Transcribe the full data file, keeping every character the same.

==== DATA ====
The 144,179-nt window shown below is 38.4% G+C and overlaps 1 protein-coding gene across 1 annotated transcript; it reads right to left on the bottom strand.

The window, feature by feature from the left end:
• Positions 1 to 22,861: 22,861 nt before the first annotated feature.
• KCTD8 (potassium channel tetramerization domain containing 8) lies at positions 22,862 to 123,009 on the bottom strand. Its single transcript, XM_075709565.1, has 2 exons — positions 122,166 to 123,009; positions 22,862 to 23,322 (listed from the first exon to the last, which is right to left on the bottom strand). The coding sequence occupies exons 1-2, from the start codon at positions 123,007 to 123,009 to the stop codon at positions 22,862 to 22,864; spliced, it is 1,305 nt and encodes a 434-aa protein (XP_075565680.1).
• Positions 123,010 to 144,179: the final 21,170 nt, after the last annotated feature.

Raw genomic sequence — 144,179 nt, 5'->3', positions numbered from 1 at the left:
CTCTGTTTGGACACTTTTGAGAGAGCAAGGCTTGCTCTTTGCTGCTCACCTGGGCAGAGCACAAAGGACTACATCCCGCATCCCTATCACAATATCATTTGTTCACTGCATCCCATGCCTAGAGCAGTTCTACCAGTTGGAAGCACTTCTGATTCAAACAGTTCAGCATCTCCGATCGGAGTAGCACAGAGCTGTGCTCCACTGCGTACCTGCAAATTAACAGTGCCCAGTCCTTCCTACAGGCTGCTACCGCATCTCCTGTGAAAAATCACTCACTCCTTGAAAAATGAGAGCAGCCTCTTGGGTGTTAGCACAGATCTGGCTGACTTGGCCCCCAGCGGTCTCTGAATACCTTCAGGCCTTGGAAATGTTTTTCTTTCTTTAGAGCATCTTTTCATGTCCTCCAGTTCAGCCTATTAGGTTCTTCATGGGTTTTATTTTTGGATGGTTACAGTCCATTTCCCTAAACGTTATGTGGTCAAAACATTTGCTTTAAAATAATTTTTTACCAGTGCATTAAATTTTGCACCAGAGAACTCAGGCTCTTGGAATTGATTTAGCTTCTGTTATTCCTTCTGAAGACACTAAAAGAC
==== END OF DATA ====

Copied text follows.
The 144,179-nt window shown below is 38.4% G+C and overlaps 1 protein-coding gene across 1 annotated transcript; it reads right to left on the bottom strand.

The window, feature by feature from the left end:
• Positions 1 to 22,861: 22,861 nt before the first annotated feature.
• KCTD8 (potassium channel tetramerization domain containing 8) lies at positions 22,862 to 123,009 on the bottom strand. Its single transcript, XM_075709565.1, has 2 exons — positions 122,166 to 123,009; positions 22,862 to 23,322 (listed from the first exon to the last, which is right to left on the bottom strand). The coding sequence occupies exons 1-2, from the start codon at positions 123,007 to 123,009 to the stop codon at positions 22,862 to 22,864; spliced, it is 1,305 nt and encodes a 434-aa protein (XP_075565680.1).
• Positions 123,010 to 144,179: the final 21,170 nt, after the last annotated feature.

Raw genomic sequence — 144,179 nt, 5'->3', positions numbered from 1 at the left:
CTCTGTTTGGACACTTTTGAGAGAGCAAGGCTTGCTCTTTGCTGCTCACCTGGGCAGAGCACAAAGGACTACATCCCGCATCCCTATCACAATATCATTTGTTCACTGCATCCCATGCCTAGAGCAGTTCTACCAGTTGGAAGCACTTCTGATTCAAACAGTTCAGCATCTCCGATCGGAGTAGCACAGAGCTGTGCTCCACTGCGTACCTGCAAATTAACAGTGCCCAGTCCTTCCTACAGGCTGCTACCGCATCTCCTGTGAAAAATCACTCACTCCTTGAAAAATGAGAGCAGCCTCTTGGGTGTTAGCACAGATCTGGCTGACTTGGCCCCCAGCGGTCTCTGAATACCTTCAGGCCTTGGAAATGTTTTTCTTTCTTTAGAGCATCTTTTCATGTCCTCCAGTTCAGCCTATTAGGTTCTTCATGGGTTTTATTTTTGGATGGTTACAGTCCATTTCCCTAAACGTTATGTGGTCAAAACATTTGCTTTAAAATAATTTTTTACCAGTGCATTAAATTTTGCACCAGAGAACTCAGGCTCTTGGAATTGATTTAGCTTCTGTTATTCCTTCTGAAGACACTAAAAGAC